But, ironically, you have succinctly and, no doubt, inadvertently described the Roman system in your very last sentence. Admittedly then, the Roman system has just as much chaos as does Protestantism (but this theme is perhaps more appropriately covered further down the road).
They were in conflict with what mom actually said, in spite of the leprechaun in big brothers pocket that interpreted moms words otherwise.
If Paul teaches it directly from his mouth then, yes, that teaching is authoritative. If Paul verifies someone else who also teaches the same thing then, yes, that teaching is authoritative. But this is not to say that the oral tradition of that message is authoritative.
I teach communication skills to corporations for a living. One of the exercises I love to do to illustrate the ineffectiveness of a message that has gone through many hands is this: I whisper a sentence to one of the participants in the seminar, and then have that person whisper the same message to the person next to him, and that person in turn whispers the same message to the next person, and so on until the message has made its way around the room (approx. 30 people). Then I have the last person to receive the message stand and recite it - invariably to the roaring laughter of the rest of the class who cannot believe how much the sentence has changed in the process! (try it sometime). The simple fact is, we will botch up the message every time. That, my friends, is why God chose to commit the essential teachings to writing in the first place.
Yes, I've heard this. But using it to shore up sola Scriptura is a classic example of the fallacy behind Protestant presuppositional objections to Tradition: they assume that (Catholic) Tradition is merely human, and therefore subject to all the foibles of that weak vessel, whereas we assert that it is guided by the Holy Spirit and hand of God, in order to preserve it from error (by means of the Magisterium of the Catholic Church). You assert that God could produce an infallible Bible by means of fallible, sinful (mostly Jewish) men (such as David, Matthew, Peter & Paul), and confirmed in its parameters also by fallible, sinful (Jewish and Catholic) men, and translated by fallible, sinful (mostly Catholic) men, and preserved for 1500 years before Protestantism was born by fallible, sinful (mostly Catholic and therefore apostate, according to James White) men, too. We contend that God can and does likewise create and sustain an infallible Church and Tradition, which is not a whit less credible or plausible.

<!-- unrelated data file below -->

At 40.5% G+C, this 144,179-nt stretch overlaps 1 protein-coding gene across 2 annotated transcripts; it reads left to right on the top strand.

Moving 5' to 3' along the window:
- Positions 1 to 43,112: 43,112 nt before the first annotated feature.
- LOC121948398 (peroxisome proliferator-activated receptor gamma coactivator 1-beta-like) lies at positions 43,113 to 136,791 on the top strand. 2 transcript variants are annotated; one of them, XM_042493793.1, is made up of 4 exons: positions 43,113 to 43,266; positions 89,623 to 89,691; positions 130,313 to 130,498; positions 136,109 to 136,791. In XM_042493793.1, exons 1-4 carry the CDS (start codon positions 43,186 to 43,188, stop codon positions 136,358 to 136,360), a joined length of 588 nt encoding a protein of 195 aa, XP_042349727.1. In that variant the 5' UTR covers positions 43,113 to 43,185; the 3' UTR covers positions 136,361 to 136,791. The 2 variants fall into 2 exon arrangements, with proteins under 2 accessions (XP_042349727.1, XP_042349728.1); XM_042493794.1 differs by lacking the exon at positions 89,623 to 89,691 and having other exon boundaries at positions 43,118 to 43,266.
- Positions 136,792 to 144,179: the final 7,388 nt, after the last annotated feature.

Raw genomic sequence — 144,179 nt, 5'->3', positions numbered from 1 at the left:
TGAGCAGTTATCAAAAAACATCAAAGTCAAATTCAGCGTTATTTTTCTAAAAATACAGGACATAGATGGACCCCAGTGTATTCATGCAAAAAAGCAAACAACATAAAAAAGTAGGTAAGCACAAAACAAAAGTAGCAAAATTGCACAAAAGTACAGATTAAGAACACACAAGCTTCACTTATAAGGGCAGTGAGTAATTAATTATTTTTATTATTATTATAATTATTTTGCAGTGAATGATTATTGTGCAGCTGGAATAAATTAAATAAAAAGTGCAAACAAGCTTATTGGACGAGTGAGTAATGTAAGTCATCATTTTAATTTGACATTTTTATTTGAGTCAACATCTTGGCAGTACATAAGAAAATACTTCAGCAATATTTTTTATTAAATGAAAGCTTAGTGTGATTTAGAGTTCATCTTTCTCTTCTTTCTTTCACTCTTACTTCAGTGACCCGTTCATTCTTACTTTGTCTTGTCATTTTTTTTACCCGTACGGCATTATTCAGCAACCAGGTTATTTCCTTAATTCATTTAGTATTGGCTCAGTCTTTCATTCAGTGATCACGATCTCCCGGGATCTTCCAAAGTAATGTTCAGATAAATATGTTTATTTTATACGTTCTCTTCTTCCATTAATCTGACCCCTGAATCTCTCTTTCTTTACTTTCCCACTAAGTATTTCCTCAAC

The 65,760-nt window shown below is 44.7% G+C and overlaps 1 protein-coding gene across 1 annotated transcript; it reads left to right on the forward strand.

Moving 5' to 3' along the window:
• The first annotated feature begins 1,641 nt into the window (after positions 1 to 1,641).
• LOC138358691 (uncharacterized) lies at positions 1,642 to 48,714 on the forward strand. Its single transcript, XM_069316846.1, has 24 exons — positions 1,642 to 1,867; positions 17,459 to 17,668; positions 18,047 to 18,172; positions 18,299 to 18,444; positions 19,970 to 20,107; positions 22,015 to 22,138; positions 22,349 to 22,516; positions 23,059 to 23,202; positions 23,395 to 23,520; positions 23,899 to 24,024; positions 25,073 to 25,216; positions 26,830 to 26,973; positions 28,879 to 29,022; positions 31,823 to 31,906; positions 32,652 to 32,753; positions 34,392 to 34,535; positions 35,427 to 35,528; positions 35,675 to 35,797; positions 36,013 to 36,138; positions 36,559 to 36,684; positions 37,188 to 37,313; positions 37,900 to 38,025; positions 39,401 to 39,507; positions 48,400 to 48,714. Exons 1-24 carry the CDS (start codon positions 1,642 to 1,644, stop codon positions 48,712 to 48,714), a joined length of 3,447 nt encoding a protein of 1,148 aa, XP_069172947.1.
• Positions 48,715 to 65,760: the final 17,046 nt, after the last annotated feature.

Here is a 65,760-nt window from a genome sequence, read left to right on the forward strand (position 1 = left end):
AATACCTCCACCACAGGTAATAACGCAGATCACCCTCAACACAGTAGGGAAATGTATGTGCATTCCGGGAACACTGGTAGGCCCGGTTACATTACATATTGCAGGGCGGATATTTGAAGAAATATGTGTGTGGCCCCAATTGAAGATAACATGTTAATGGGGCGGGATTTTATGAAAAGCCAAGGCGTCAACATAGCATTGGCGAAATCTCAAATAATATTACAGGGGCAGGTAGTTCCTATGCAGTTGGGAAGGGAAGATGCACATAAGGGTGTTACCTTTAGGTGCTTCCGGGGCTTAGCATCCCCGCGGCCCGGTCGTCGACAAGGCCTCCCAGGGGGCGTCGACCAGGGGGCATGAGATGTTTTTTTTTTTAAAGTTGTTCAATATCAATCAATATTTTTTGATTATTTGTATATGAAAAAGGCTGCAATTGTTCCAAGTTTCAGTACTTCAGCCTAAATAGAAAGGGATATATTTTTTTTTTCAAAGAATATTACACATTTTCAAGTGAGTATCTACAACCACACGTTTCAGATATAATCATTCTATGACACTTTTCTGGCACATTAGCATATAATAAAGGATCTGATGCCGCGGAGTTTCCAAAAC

As I've stated many times, we are discussing Christianity (which requires faith and a belief in the supernatural, God's Providence, etc.), not epistemological philosophy. Ours is a faith position, but no more than yours (I would say less so). James argues like an atheist when he tries to pretend that our view is largely irrational blind "faith in Rome," whereas Protestantism is altogether scriptural, reasonable, and not requiring faith in any institution outside one's own radically individualistic, subjective, existential "certainty" (perhaps also, in his case, Calvin). One must examine premises, and their relative merits. That's why I like to dwell on the foundations of belief-systems, knowing that if they are found weak and crumbling, the superstructure resting upon them will necessarily collapse. The two pillars of Protestantism are sola Scriptura and sola fide. Like Samson, I pushed the two pillars down, and the house of Protestantism collapsed upon my head, killing me as a Protestant, but luckily, a coherent Christian alternative existed, so I was resurrected. :-)